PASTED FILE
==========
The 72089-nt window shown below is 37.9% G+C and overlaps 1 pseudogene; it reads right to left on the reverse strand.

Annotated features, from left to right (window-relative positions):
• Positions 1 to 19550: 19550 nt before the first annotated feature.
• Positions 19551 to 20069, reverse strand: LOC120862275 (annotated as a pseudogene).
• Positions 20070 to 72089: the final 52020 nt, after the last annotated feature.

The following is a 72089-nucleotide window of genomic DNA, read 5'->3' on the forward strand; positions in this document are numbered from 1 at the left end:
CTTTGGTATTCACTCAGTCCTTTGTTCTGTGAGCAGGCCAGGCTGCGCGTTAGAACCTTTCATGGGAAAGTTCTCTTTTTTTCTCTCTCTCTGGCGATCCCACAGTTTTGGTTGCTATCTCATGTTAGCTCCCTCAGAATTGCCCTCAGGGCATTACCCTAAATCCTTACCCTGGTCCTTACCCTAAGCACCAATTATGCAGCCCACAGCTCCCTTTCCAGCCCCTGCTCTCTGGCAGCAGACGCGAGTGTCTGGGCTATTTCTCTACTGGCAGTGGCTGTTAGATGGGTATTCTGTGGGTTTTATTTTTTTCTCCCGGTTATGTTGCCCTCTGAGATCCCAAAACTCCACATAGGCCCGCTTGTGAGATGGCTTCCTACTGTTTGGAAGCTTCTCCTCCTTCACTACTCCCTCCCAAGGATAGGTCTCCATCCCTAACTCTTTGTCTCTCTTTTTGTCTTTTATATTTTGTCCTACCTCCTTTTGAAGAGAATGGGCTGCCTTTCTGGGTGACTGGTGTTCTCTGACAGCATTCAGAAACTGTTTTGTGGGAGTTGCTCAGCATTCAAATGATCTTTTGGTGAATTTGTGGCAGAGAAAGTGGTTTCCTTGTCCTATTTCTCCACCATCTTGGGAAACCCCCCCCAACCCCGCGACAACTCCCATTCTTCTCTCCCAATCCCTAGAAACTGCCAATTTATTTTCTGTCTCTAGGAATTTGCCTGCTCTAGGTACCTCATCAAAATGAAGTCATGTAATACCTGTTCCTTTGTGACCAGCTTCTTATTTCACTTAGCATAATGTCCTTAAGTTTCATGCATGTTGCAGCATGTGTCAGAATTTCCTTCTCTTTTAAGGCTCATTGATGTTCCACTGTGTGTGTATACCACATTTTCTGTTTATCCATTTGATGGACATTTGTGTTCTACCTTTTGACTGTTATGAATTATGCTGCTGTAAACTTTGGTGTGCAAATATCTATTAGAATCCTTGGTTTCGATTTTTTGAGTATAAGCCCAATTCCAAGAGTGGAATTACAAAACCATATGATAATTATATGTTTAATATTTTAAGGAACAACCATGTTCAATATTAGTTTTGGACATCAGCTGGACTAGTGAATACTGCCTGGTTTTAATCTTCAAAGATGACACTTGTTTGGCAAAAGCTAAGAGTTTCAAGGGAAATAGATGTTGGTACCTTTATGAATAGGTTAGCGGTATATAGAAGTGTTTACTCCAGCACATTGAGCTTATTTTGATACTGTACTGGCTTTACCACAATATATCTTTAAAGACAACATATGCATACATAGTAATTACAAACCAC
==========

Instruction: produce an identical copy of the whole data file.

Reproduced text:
The 72089-nt window shown below is 37.9% G+C and overlaps 1 pseudogene; it reads right to left on the reverse strand.

Annotated features, from left to right (window-relative positions):
• Positions 1 to 19550: 19550 nt before the first annotated feature.
• Positions 19551 to 20069, reverse strand: LOC120862275 (annotated as a pseudogene).
• Positions 20070 to 72089: the final 52020 nt, after the last annotated feature.

The following is a 72089-nucleotide window of genomic DNA, read 5'->3' on the forward strand; positions in this document are numbered from 1 at the left end:
CTTTGGTATTCACTCAGTCCTTTGTTCTGTGAGCAGGCCAGGCTGCGCGTTAGAACCTTTCATGGGAAAGTTCTCTTTTTTTCTCTCTCTCTGGCGATCCCACAGTTTTGGTTGCTATCTCATGTTAGCTCCCTCAGAATTGCCCTCAGGGCATTACCCTAAATCCTTACCCTGGTCCTTACCCTAAGCACCAATTATGCAGCCCACAGCTCCCTTTCCAGCCCCTGCTCTCTGGCAGCAGACGCGAGTGTCTGGGCTATTTCTCTACTGGCAGTGGCTGTTAGATGGGTATTCTGTGGGTTTTATTTTTTTCTCCCGGTTATGTTGCCCTCTGAGATCCCAAAACTCCACATAGGCCCGCTTGTGAGATGGCTTCCTACTGTTTGGAAGCTTCTCCTCCTTCACTACTCCCTCCCAAGGATAGGTCTCCATCCCTAACTCTTTGTCTCTCTTTTTGTCTTTTATATTTTGTCCTACCTCCTTTTGAAGAGAATGGGCTGCCTTTCTGGGTGACTGGTGTTCTCTGACAGCATTCAGAAACTGTTTTGTGGGAGTTGCTCAGCATTCAAATGATCTTTTGGTGAATTTGTGGCAGAGAAAGTGGTTTCCTTGTCCTATTTCTCCACCATCTTGGGAAACCCCCCCCAACCCCGCGACAACTCCCATTCTTCTCTCCCAATCCCTAGAAACTGCCAATTTATTTTCTGTCTCTAGGAATTTGCCTGCTCTAGGTACCTCATCAAAATGAAGTCATGTAATACCTGTTCCTTTGTGACCAGCTTCTTATTTCACTTAGCATAATGTCCTTAAGTTTCATGCATGTTGCAGCATGTGTCAGAATTTCCTTCTCTTTTAAGGCTCATTGATGTTCCACTGTGTGTGTATACCACATTTTCTGTTTATCCATTTGATGGACATTTGTGTTCTACCTTTTGACTGTTATGAATTATGCTGCTGTAAACTTTGGTGTGCAAATATCTATTAGAATCCTTGGTTTCGATTTTTTGAGTATAAGCCCAATTCCAAGAGTGGAATTACAAAACCATATGATAATTATATGTTTAATATTTTAAGGAACAACCATGTTCAATATTAGTTTTGGACATCAGCTGGACTAGTGAATACTGCCTGGTTTTAATCTTCAAAGATGACACTTGTTTGGCAAAAGCTAAGAGTTTCAAGGGAAATAGATGTTGGTACCTTTATGAATAGGTTAGCGGTATATAGAAGTGTTTACTCCAGCACATTGAGCTTATTTTGATACTGTACTGGCTTTACCACAATATATCTTTAAAGACAACATATGCATACATAGTAATTACAAACCAC